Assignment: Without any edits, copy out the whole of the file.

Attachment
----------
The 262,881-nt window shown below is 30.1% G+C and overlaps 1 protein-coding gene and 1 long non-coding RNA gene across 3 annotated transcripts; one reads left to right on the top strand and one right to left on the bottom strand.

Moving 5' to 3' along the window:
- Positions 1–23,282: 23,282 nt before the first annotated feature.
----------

The 262,881-nt window shown below is 30.1% G+C and overlaps 1 protein-coding gene and 1 long non-coding RNA gene across 3 annotated transcripts; one reads left to right on the top strand and one right to left on the bottom strand.

Moving 5' to 3' along the window:
- Positions 1–23,282: 23,282 nt before the first annotated feature.